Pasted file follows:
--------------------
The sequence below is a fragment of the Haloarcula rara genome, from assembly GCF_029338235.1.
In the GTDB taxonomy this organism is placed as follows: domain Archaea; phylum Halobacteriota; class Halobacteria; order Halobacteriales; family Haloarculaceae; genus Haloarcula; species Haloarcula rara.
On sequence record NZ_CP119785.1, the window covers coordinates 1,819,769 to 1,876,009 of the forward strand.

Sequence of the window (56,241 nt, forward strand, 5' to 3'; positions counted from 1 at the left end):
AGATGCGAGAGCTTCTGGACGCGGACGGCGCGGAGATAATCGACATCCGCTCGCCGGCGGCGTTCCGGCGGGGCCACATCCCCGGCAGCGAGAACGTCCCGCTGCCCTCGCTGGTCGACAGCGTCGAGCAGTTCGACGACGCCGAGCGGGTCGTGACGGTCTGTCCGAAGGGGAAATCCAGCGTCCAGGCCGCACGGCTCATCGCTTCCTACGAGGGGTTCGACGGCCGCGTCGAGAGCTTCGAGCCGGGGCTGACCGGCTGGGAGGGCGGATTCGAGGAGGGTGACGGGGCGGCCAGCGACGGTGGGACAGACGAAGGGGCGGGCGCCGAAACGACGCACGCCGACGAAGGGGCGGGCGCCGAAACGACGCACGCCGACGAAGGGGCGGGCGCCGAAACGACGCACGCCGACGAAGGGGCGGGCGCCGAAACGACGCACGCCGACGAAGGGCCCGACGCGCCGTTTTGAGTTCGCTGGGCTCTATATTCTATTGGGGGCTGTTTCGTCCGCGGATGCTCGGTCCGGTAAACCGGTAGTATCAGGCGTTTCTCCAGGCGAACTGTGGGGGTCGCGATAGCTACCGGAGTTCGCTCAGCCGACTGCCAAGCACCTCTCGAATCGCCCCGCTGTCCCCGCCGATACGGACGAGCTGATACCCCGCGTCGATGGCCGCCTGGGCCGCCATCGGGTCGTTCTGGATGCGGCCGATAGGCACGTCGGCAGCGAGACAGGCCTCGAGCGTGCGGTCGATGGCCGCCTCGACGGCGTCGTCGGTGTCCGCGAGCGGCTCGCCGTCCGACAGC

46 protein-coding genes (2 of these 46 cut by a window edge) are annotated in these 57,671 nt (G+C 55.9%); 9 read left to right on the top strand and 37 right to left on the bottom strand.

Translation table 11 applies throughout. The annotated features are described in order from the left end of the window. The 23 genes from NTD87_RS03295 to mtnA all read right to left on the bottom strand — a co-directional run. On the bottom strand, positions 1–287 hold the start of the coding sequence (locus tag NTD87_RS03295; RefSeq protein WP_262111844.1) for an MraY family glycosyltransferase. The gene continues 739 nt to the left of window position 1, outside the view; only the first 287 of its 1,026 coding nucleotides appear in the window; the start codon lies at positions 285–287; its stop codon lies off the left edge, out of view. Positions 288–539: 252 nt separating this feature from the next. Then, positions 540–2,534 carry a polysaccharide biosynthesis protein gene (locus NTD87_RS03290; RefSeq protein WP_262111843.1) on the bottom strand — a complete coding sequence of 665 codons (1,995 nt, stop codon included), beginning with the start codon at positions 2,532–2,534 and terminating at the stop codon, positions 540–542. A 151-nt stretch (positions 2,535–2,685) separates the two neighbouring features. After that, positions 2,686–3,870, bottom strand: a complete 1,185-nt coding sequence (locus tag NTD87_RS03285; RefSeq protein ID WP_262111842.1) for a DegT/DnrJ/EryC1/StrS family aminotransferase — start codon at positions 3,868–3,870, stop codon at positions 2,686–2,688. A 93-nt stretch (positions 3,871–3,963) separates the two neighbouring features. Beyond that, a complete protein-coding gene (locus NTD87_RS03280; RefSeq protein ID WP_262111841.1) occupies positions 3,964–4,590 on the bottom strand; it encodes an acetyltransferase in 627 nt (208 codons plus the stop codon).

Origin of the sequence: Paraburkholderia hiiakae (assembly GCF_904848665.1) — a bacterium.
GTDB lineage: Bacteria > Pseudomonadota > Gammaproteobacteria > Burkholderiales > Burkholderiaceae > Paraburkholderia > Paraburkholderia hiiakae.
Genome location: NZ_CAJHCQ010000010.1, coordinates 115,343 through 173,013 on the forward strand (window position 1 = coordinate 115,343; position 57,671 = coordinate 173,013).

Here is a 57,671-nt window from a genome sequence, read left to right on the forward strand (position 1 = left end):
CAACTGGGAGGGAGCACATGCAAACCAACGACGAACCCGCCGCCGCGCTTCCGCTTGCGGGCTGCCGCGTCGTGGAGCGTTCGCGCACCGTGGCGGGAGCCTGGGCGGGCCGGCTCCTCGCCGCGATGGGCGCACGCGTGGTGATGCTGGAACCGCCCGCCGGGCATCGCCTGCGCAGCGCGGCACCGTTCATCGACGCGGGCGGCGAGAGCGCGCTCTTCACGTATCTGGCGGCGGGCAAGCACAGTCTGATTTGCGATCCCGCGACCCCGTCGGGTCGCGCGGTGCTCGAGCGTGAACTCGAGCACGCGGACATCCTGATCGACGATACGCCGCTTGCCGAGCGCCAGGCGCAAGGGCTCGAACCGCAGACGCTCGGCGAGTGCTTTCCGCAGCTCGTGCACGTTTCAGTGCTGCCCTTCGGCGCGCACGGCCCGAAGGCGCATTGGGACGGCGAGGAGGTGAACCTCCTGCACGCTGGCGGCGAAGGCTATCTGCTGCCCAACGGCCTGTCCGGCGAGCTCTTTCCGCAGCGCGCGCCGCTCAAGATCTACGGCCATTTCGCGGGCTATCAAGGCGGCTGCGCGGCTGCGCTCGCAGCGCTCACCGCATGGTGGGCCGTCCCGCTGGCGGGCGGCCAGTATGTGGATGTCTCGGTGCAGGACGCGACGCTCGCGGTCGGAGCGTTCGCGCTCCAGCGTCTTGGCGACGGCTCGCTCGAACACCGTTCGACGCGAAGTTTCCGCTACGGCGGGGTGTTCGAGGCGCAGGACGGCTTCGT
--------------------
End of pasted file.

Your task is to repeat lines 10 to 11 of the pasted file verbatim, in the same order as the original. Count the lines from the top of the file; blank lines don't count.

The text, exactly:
Genome location: NZ_CAJHCQ010000010.1, coordinates 115,343 through 173,013 on the forward strand (window position 1 = coordinate 115,343; position 57,671 = coordinate 173,013).

Here is a 57,671-nt window from a genome sequence, read left to right on the forward strand (position 1 = left end):